Patterns of attribution in news coverage of a public sector workers’ strike in two Botswana newspapers.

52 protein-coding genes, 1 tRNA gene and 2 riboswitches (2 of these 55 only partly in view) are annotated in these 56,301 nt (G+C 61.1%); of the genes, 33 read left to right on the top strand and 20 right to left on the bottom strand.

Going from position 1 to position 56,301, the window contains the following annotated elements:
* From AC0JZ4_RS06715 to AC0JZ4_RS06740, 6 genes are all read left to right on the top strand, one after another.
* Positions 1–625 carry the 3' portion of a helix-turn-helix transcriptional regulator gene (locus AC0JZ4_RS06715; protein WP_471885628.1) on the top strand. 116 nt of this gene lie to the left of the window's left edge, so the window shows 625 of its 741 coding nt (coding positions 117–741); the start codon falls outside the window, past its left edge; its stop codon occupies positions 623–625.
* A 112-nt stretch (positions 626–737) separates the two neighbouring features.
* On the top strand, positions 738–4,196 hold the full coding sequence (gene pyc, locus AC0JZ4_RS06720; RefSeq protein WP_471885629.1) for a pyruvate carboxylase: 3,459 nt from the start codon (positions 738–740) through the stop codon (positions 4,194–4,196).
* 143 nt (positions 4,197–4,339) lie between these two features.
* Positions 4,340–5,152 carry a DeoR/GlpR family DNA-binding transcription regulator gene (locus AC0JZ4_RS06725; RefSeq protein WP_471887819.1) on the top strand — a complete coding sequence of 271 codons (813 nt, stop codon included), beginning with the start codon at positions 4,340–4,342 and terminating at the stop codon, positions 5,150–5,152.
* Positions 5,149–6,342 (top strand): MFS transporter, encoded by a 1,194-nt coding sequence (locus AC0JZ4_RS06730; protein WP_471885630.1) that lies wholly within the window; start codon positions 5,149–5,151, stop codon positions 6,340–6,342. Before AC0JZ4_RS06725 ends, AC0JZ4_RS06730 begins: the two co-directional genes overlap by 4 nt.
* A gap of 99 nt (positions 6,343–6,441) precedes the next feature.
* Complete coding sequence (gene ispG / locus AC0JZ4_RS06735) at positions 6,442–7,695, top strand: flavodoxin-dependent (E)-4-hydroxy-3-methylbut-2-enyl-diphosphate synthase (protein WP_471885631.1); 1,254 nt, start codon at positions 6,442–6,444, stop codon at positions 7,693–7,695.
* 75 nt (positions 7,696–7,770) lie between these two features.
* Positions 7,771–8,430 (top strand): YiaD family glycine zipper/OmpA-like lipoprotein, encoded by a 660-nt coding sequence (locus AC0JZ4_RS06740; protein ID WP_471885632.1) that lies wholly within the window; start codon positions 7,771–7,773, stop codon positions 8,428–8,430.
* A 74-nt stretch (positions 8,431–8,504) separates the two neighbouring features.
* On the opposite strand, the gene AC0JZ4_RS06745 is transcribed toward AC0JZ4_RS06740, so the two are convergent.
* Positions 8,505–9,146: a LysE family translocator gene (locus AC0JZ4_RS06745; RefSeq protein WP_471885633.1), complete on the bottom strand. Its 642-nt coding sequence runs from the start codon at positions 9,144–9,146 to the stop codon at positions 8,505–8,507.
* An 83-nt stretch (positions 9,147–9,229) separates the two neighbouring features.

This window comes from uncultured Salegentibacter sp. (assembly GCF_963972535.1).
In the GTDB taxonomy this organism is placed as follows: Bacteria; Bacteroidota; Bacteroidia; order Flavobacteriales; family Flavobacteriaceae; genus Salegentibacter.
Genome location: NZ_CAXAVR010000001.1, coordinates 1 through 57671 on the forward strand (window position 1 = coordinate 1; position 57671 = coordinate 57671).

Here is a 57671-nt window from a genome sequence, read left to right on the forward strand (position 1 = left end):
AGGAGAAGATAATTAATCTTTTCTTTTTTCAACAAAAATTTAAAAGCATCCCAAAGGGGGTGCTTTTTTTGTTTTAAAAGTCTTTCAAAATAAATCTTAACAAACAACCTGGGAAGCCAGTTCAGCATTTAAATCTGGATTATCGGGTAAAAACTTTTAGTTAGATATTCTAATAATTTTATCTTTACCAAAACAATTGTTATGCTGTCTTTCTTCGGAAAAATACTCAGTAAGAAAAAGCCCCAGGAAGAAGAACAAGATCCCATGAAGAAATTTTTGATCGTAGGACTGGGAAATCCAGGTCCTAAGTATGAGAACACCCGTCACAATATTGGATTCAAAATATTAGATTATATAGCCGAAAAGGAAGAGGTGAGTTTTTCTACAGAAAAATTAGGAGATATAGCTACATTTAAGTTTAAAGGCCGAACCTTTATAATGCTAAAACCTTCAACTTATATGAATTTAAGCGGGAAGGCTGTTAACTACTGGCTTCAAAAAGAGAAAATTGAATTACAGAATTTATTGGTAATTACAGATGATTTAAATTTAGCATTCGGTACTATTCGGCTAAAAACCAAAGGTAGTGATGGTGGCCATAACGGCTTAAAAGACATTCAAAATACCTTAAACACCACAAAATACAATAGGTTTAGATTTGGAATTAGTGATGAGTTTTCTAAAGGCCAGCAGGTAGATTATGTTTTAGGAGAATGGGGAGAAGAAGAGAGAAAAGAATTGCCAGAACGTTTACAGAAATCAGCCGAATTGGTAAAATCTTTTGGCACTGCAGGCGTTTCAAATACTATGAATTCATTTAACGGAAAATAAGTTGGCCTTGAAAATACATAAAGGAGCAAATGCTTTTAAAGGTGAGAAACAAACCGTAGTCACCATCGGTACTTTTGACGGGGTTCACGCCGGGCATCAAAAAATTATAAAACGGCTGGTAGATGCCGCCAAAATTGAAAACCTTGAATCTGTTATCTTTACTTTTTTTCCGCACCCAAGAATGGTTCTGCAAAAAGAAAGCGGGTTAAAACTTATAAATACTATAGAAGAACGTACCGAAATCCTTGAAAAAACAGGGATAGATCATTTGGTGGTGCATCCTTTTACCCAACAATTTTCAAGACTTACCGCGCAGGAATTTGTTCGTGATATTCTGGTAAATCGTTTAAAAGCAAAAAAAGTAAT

References to neutral and factual style of hard news reporting have been projected as characteristics that are highly valued, and the use of attributed content has been found to be one of the features that are used to present apparent neutral and factual news content (Stenvall 2008). However, as Thomson et al. (2008) point out, neutrality is better understood as a relative characteristic of news reporting because in order to attain neutrality, journalists often strategically avoid direct attitudinal meanings. Using the speech of external sources is one such strategy and journalists manage to embed their subjective opinions in attributed news content. In this talk I discuss various ways through which reported speech is included within news reports covering the public sector workers’ strike in two Botswana newspapers. Using two news articles from the newspapers under study, I critically investigate the discursive uses of attributing opinions and viewpoints to external news sources. A central argument that I make is that while the inclusion of attributed content in the news is often thought of as a neutral way of reporting, the framing of the quoted content is indicative of strategic stance-taking under the guise of neutrality.